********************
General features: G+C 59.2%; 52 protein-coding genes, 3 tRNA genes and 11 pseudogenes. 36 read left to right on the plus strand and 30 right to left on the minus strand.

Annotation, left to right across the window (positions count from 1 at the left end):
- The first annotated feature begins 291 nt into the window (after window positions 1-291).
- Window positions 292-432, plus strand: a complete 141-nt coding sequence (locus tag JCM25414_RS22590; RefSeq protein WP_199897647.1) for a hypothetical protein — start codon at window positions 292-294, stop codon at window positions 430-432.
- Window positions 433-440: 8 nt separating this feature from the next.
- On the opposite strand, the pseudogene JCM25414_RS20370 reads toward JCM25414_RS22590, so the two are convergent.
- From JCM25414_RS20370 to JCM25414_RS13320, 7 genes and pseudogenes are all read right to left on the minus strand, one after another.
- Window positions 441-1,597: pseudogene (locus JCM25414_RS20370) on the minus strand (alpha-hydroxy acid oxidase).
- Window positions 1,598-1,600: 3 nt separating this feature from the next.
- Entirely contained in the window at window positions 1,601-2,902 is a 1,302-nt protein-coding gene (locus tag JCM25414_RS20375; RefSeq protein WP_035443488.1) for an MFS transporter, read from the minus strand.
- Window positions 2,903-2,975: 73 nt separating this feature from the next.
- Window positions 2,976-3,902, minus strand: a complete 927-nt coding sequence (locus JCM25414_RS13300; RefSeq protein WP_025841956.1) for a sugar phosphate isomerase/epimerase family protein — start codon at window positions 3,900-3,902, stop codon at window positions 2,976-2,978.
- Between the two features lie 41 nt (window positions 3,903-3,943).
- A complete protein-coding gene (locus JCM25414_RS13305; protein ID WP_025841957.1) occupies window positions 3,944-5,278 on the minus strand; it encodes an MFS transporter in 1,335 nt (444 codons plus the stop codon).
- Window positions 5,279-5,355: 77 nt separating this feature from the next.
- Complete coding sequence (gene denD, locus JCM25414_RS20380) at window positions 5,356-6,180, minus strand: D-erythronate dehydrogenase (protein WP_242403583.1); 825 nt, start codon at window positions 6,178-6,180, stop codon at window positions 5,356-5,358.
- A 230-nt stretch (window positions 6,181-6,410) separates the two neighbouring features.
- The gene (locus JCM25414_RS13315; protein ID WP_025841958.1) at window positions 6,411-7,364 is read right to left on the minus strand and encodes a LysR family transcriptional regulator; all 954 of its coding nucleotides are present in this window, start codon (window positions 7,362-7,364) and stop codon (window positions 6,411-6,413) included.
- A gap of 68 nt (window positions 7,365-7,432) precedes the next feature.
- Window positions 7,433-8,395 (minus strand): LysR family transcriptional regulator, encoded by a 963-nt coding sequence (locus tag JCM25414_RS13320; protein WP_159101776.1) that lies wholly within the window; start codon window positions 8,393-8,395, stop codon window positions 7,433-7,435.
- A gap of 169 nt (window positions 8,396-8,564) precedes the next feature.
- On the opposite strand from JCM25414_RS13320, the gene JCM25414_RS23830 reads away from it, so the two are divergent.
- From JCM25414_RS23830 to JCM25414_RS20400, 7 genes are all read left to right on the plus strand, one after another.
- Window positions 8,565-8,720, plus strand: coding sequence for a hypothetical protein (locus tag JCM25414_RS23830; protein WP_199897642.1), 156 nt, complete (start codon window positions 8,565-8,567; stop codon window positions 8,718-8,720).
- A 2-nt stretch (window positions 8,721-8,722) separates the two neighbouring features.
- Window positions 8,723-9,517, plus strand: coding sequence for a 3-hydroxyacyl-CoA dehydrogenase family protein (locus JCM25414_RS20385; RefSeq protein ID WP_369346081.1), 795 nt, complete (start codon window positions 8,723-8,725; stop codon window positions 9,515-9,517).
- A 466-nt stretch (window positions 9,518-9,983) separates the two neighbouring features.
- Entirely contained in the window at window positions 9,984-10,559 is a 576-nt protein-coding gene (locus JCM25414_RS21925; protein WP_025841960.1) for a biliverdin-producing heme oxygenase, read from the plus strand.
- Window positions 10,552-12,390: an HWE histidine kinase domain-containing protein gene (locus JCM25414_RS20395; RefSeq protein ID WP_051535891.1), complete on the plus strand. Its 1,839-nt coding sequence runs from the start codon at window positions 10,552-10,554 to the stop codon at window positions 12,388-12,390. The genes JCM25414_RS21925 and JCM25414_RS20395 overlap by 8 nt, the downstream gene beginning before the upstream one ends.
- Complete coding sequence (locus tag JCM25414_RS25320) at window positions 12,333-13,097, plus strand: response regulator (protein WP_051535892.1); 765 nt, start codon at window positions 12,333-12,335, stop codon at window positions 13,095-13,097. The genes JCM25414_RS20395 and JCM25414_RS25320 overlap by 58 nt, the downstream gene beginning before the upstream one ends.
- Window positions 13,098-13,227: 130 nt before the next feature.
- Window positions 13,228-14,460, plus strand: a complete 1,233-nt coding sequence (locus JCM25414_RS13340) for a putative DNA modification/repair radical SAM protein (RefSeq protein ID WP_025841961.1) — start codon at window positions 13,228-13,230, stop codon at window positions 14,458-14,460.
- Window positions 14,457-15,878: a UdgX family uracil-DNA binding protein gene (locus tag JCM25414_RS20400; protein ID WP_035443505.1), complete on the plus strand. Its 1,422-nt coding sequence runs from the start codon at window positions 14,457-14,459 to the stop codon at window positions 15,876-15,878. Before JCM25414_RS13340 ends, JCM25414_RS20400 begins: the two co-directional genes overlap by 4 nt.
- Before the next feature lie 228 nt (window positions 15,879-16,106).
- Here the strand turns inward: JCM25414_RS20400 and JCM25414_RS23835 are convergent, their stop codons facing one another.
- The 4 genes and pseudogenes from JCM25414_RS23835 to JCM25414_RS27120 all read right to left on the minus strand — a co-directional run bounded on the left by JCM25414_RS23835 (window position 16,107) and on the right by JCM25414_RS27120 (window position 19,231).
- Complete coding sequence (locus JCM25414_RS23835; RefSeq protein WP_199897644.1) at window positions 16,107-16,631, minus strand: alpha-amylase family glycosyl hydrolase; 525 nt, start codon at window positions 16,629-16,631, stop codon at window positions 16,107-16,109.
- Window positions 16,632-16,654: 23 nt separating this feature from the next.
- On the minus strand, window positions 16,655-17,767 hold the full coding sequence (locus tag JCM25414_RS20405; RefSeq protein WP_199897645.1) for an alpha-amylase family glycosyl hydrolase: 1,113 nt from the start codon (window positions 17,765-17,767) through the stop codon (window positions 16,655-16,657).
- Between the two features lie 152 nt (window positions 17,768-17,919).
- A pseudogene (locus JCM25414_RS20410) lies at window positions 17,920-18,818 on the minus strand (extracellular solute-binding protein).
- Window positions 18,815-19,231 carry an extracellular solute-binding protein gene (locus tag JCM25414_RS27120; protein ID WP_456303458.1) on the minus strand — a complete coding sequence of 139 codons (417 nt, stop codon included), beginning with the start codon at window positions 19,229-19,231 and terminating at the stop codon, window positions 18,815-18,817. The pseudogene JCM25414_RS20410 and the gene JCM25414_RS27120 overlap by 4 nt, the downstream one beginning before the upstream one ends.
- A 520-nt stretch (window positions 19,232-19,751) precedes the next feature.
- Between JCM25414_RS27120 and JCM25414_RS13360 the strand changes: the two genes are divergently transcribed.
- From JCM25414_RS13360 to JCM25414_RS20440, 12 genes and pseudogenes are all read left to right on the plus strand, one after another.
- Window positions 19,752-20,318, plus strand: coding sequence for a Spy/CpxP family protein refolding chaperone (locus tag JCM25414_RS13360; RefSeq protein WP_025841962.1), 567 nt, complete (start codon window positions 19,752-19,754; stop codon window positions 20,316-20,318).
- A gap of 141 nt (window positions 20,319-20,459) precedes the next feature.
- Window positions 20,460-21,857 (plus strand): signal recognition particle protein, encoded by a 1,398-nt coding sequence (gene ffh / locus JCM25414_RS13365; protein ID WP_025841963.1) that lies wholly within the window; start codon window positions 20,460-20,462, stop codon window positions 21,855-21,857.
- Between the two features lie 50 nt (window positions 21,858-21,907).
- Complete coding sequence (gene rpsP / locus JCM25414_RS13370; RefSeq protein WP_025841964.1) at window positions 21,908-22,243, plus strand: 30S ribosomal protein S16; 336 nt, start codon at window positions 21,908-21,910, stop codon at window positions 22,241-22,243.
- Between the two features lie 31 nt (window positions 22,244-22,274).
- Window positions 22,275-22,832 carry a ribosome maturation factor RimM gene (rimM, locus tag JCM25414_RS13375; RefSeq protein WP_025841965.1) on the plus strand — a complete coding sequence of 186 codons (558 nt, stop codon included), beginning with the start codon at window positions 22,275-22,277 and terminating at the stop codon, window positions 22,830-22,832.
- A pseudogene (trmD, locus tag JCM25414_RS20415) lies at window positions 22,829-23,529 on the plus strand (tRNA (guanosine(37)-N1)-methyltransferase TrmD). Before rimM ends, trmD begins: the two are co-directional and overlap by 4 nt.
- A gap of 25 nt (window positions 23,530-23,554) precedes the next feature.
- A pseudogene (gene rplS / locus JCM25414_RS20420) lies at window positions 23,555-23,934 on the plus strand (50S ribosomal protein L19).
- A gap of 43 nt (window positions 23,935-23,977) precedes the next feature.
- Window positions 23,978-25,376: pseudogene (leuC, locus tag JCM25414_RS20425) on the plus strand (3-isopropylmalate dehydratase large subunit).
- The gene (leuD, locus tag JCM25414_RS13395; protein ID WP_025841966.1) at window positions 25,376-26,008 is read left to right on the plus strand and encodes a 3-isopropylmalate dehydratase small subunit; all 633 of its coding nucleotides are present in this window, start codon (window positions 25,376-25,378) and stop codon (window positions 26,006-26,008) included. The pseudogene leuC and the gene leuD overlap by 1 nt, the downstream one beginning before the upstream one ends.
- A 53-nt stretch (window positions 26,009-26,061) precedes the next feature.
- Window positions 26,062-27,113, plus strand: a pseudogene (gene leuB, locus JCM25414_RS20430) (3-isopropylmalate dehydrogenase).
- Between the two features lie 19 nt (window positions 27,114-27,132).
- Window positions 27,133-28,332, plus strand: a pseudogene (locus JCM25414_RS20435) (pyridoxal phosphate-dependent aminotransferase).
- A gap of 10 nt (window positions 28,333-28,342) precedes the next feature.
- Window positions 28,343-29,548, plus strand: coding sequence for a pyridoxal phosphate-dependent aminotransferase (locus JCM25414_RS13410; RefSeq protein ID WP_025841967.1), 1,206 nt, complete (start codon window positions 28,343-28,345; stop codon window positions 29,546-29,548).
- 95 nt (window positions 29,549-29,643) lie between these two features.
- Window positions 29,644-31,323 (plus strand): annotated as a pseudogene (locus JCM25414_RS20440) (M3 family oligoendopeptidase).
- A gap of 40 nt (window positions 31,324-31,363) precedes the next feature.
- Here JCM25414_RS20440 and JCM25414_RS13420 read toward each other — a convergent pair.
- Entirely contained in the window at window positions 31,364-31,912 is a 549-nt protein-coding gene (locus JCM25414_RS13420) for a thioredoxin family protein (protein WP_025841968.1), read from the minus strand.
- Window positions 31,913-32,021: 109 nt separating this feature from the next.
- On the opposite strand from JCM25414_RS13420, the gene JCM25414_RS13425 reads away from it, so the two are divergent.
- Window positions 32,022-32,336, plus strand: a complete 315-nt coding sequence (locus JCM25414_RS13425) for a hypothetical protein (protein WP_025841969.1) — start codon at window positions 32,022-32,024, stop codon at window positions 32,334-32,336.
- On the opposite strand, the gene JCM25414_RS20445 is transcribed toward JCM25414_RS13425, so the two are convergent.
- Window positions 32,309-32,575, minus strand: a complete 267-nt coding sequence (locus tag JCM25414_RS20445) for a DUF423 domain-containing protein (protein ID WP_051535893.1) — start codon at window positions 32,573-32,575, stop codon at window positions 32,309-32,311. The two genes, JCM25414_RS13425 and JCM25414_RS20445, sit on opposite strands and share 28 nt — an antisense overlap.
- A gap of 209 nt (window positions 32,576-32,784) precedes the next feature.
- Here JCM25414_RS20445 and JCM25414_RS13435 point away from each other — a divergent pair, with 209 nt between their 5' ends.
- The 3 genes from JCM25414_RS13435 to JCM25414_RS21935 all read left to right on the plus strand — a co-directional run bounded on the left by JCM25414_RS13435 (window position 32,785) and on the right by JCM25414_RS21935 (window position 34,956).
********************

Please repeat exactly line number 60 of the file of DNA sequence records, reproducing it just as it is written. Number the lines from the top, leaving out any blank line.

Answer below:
- Window positions 26,062-27,113, plus strand: a pseudogene (gene leuB, locus JCM25414_RS20430) (3-isopropylmalate dehydrogenase).